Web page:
To say much has changed during the last month would be a huge understatement as the spread of the COVID-19 virus has risen to global pandemic proportions.
While the definition of “essential” business varies from province to province, in some provinces real estate services have been given the go-ahead to continue. However, given the intimate face-to-face nature of a real estate transaction, agents and brokerages will need to take drastic measures to continue to operate safely – it’s hardly business as usual as the need to socially distance and isolate must be a priority for all.
While initial recommendations included conducting business by virtual means – such as paperless documentation, video showings and the cancelling of all open houses – the most recent guidelines from provincial and municipal real estate boards are calling for agents to cease operations altogether, except in extreme circumstances when clients have an urgent need to complete a transaction.
For example, the Toronto Regional Real Estate Board says, “This was primarily to ensure people who had already bought or sold a home but are still in the process of finding a new home or selling their existing property, were not left in limbo during the provincial shutdown.”
Essentially, as long as the risk of COVID-19 pervades, buyers and sellers without an absolutely crucial need to be in the market won’t be, which will lead to a stark slowdown in activity just as the spring market was revving up.
While it’s impossible to determine how long sales could be affected, and there isn’t exactly a precedent for how this health crisis may play out, there is one economic event that could be comparable in how the housing market was affected – the 2008-2009 global recession.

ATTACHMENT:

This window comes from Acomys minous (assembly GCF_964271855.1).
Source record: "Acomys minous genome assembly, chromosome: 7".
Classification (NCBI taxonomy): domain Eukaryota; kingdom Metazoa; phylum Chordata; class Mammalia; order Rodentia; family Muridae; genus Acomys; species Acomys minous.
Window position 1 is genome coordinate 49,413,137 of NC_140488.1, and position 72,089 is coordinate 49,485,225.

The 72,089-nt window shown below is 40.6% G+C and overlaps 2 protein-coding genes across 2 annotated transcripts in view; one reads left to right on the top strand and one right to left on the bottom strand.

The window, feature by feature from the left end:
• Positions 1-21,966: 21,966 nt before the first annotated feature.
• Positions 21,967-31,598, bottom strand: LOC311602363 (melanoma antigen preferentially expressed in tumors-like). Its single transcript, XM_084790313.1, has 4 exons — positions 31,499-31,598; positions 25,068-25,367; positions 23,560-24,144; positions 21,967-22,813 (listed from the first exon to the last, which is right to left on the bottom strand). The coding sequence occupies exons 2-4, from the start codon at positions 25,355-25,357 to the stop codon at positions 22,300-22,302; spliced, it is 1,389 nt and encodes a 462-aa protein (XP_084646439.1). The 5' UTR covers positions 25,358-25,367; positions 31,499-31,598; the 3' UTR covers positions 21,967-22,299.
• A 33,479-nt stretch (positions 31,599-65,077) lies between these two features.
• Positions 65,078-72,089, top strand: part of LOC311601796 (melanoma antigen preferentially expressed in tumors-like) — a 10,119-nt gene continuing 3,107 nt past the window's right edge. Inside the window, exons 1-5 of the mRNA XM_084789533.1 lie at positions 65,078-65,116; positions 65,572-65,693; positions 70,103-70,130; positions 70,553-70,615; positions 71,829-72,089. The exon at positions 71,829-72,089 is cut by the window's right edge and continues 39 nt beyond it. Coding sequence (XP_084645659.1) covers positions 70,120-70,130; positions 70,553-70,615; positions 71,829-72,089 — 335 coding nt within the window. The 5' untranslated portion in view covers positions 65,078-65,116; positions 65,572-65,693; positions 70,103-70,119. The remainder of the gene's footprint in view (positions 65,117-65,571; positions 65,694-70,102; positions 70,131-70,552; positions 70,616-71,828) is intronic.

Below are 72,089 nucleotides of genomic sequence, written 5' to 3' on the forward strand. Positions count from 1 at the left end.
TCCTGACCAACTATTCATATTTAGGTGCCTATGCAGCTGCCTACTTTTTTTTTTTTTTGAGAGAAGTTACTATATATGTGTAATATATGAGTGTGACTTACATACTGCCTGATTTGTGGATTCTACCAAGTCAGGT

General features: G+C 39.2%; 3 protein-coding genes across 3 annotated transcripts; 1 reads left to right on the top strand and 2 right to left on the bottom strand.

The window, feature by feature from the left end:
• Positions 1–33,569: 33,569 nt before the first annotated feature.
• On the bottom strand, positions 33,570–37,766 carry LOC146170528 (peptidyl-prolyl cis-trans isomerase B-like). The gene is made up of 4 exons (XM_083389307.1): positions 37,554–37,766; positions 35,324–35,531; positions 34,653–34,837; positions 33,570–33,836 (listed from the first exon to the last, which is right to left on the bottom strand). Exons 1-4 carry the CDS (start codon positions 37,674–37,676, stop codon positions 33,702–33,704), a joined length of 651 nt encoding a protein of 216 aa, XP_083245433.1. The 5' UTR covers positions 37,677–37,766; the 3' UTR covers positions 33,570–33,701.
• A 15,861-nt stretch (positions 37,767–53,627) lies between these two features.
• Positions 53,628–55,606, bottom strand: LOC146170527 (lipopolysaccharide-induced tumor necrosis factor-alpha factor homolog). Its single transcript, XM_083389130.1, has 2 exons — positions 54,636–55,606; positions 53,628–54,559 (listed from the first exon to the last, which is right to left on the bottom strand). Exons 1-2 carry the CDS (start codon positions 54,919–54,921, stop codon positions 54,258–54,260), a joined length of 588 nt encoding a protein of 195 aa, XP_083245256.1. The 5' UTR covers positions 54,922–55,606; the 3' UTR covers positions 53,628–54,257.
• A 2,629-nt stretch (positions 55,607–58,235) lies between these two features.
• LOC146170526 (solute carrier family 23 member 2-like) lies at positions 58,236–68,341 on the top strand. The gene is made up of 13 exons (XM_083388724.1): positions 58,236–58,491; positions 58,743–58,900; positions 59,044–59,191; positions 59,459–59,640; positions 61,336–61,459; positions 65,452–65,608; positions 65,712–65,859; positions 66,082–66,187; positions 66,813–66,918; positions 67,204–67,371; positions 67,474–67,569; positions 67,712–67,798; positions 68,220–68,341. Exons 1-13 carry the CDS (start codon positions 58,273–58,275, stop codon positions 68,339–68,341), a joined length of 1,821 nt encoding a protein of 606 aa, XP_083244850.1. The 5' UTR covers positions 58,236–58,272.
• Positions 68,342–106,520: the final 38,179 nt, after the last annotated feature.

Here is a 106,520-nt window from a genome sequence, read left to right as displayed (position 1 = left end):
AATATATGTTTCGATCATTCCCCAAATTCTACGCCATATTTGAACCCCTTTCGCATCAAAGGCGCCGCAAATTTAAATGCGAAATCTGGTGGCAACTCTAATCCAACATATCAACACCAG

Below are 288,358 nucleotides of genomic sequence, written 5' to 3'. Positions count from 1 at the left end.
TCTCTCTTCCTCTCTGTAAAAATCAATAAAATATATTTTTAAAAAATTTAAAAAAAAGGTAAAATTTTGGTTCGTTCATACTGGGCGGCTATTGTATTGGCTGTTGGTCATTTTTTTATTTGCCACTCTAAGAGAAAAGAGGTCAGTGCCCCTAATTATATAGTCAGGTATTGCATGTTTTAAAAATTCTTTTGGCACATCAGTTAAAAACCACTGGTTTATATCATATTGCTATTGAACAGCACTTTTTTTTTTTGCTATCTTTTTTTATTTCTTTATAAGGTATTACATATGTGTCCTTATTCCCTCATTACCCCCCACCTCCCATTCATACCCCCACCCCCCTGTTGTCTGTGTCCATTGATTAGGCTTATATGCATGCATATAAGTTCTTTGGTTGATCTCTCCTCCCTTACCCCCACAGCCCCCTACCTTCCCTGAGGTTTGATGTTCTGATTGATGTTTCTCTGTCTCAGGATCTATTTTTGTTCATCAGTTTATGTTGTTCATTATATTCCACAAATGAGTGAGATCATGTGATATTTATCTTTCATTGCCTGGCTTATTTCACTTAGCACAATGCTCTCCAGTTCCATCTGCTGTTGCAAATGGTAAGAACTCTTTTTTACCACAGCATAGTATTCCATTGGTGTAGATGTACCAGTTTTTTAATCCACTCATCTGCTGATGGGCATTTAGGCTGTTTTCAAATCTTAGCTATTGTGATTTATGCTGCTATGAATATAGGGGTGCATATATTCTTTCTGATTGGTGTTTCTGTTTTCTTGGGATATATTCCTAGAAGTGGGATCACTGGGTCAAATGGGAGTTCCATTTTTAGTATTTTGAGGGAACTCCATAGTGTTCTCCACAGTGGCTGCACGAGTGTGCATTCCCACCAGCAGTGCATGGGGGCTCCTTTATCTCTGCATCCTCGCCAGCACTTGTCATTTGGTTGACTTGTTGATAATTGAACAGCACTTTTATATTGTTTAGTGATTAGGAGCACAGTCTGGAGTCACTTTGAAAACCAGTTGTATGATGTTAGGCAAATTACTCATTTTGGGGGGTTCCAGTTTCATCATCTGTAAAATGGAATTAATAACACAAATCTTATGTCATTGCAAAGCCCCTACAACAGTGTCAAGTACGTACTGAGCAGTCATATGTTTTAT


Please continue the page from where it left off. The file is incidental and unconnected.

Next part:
According to analysis by Zoocasa, benchmark real estate prices dipped across the nation during this time period by eight per cent from $370,900 to $341,700. The drop was most pronounced in the Greater Vancouver area, which experienced a 14-per-cent decline, from $575,400 to $497,000. Losses were smallest in the Greater Toronto Area, down six per cent from $367,100 to $344,900.
However, these price declines didn’t become the norm – as any market watcher will tell you, the decade between the end of the aughts and the start of 2020 ushered in a period of astronomical price growth in Canada’s major cities. Canada-wide, home values have surged 75 per cent, from $362,300 to $634,300, while gains were even more pronounced in the largest urban centres. Vancouver home prices rose 82 per cent from $560,500 to today’s searing price tag of $1,020,600, while Toronto home prices were up a whopping 135 per cent from $359,500 to $846,100.
Check out the infographic to see how home prices trended across Canada during, and following, the 2008–2009 recession.